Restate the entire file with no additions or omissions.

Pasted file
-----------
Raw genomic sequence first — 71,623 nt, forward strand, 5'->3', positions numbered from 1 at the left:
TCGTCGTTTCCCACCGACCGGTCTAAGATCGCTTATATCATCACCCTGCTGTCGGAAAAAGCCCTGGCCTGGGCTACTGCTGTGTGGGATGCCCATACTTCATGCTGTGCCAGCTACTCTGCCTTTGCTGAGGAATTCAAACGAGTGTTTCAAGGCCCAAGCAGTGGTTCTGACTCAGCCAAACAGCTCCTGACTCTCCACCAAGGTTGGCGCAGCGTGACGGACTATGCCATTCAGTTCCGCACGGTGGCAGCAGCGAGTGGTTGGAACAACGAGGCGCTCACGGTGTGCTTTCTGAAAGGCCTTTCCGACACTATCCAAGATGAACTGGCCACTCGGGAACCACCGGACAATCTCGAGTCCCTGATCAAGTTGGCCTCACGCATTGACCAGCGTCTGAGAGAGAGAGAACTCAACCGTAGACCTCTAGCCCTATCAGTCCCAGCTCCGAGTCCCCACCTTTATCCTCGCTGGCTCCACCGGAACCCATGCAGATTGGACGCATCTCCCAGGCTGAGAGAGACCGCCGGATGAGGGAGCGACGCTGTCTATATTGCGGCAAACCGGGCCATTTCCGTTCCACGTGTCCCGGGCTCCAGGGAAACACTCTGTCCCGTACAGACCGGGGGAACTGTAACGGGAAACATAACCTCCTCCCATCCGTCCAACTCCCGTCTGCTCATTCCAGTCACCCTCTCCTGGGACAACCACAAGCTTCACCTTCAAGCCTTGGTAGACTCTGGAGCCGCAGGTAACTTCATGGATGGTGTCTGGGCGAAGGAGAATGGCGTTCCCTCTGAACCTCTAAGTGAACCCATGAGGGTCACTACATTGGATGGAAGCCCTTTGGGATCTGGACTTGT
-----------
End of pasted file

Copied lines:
Raw genomic sequence first — 71,623 nt, forward strand, 5'->3', positions numbered from 1 at the left:
TCGTCGTTTCCCACCGACCGGTCTAAGATCGCTTATATCATCACCCTGCTGTCGGAAAAAGCCCTGGCCTGGGCTACTGCTGTGTGGGATGCCCATACTTCATGCTGTGCCAGCTACTCTGCCTTTGCTGAGGAATTCAAACGAGTGTTTCAAGGCCCAAGCAGTGGTTCTGACTCAGCCAAACAGCTCCTGACTCTCCACCAAGGTTGGCGCAGCGTGACGGACTATGCCATTCAGTTCCGCACGGTGGCAGCAGCGAGTGGTTGGAACAACGAGGCGCTCACGGTGTGCTTTCTGAAAGGCCTTTCCGACACTATCCAAGATGAACTGGCCACTCGGGAACCACCGGACAATCTCGAGTCCCTGATCAAGTTGGCCTCACGCATTGACCAGCGTCTGAGAGAGAGAGAACTCAACCGTAGACCTCTAGCCCTATCAGTCCCAGCTCCGAGTCCCCACCTTTATCCTCGCTGGCTCCACCGGAACCCATGCAGATTGGACGCATCTCCCAGGCTGAGAGAGACCGCCGGATGAGGGAGCGACGCTGTCTATATTGCGGCAAACCGGGCCATTTCCGTTCCACGTGTCCCGGGCTCCAGGGAAACACTCTGTCCCGTACAGACCGGGGGAACTGTAACGGGAAACATAACCTCCTCCCATCCGTCCAACTCCCGTCTGCTCATTCCAGTCACCCTCTCCTGGGACAACCACAAGCTTCACCTTCAAGCCTTGGTAGACTCTGGAGCCGCAGGTAACTTCATGGATGGTGTCTGGGCGAAGGAGAATGGCGTTCCCTCTGAACCTCTAAGTGAACCCATGAGGGTCACTACATTGGATGGAAGCCCTTTGGGATCTGGACTTGT